Inevitable? Probably not everywhere. But I would predict a significant majority of Australia’s 537 councils will go FOGO within a decade, writes Mike Ritchie, MRA Consulting Group Managing Director.
By: Mike Ritchie, MRA Consulting Group
There is only one technology that we know of that can reliably suck carbon dioxide out of the atmosphere and sequester it. Photosynthesis. It is what every plant on the planet does every day.
By: Mike Ritchie, MRA Consulting Group
One of the fastest ways to grow manufacturing jobs in Australia is to ban organics to landfill, writes MRA Consulting Group’s Mike Ritchie and Cara Watters.
At this year’s Australasian Waste and Recycling Expo (AWRE), the effects of COVID-19 on the waste and resource recovery industry took centre stage.
This year’s AWRE is providing a platform to connect industry stakeholders, issues and policy, as the waste and resource recovery sector gears up for an investment driven 2021.
MRA Consulting Group has welcomed the Council of Australian Governments (COAG) decision to address the many difficulties facing the recycling and waste management sector.
At its meeting of 9 August, COAG announced it would establish a timetable to ban the export of waste plastic, paper, glass and tyres, while building Australia’s capacity to generate high value recycled commodities and associated demand.
MRA Managing Director Mike Ritchie said since China’s National Sword restrictions, the recycling industry has been calling for government intervention to support domestic recycling activities.
“According to the 2018 National Waste Report, Australians generate 54.5 million tonnes of waste per year and we successfully recycle over 31.7 million tonnes of that or 58 percent,” Mr Ritchie said.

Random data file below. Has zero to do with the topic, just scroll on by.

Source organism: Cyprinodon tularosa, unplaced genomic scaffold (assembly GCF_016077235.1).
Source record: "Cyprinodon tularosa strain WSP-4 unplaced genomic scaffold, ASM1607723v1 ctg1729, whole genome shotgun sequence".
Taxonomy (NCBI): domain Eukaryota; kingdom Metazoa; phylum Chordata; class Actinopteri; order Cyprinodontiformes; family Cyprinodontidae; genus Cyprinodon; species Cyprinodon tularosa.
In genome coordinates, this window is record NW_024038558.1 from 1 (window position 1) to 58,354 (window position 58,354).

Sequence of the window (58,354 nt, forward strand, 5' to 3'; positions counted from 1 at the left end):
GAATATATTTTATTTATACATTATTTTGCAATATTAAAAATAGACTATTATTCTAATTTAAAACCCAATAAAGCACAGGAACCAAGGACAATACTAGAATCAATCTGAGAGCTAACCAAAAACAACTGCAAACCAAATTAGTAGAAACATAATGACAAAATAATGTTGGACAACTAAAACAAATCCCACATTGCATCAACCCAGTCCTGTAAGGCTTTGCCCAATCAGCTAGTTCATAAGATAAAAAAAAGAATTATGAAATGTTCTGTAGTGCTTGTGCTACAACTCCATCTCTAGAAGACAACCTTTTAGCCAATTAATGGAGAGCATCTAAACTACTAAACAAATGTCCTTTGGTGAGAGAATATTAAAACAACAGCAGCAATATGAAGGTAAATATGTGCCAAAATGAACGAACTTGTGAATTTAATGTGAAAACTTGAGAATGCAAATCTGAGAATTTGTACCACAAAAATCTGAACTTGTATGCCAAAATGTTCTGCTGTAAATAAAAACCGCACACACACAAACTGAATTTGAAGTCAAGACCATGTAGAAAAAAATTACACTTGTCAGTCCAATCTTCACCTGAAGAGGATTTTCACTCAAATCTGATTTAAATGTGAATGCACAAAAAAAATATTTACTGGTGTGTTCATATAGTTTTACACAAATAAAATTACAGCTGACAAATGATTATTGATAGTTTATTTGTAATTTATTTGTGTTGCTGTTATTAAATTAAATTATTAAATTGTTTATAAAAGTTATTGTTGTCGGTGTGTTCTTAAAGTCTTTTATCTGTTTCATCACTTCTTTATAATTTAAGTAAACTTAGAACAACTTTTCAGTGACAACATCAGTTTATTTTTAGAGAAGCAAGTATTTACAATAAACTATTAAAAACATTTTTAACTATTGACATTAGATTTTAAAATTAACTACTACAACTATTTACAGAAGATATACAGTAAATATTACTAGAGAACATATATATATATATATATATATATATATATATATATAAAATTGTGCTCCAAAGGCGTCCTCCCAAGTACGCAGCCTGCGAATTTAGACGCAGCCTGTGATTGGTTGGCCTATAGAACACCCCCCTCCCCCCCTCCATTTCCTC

“Of that, 4.3 million tonnes is exported, primarily fibre and plastic. This 4.3 million tonnes is now subject to greater import restrictions by the Asian manufacturing nations, as they grow their own domestic recycling industries.”
Mr Ritchie said Australian needs to rebuild its own on-shore reprocessing capacity to avoid fibre and plastic going to landfill.
“That means plastic reprocessing facilities to turn used bottles into plastic pellets, and reusing fibre in recycled paper here in Australia. We know how to do it but the economics have always favoured export,” M r Ritchie said.
“To close the loop in Australia we will need governments and businesses to preferentially purchase materials with recycled content.”
Mr Richie said government needs to introduce recycled content rules for domestic manufacturers, and have purchasing policies in place that require recycled content.
“The most obvious are converting glass bottles into sand for use in road base, and asphalt and reprocessing plastic bottles into asphalt, furniture and fuel. Governments also need to mandate the use of recycled paper” Mr Ritchie said.
“Recycling doesn’t stop at putting the bin out on the kerb, it stops when a product using recycled material is sold back into the economy. If we want to truly close the loop then we need to purchase and reuse products with recycled content.”
In 2018, The Australian Council of Recycling and MRA estimated that a one-off payment of $150 million could de-risk and on-shore Australia’s recycling sector through three actions.
Actions include $90 million to retrofit materials recovery facilities to improve sorting, a positive procurement policy to ensure products with recycled content are purchased in Australia and community education to reduce contamination in recycling systems.
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MRA’s Mike Ritchie speaks to Waste Management Review about the waste sector’s contribution to national emissions and its role in meeting Australia’s commitment to the Paris Agreement. Read more
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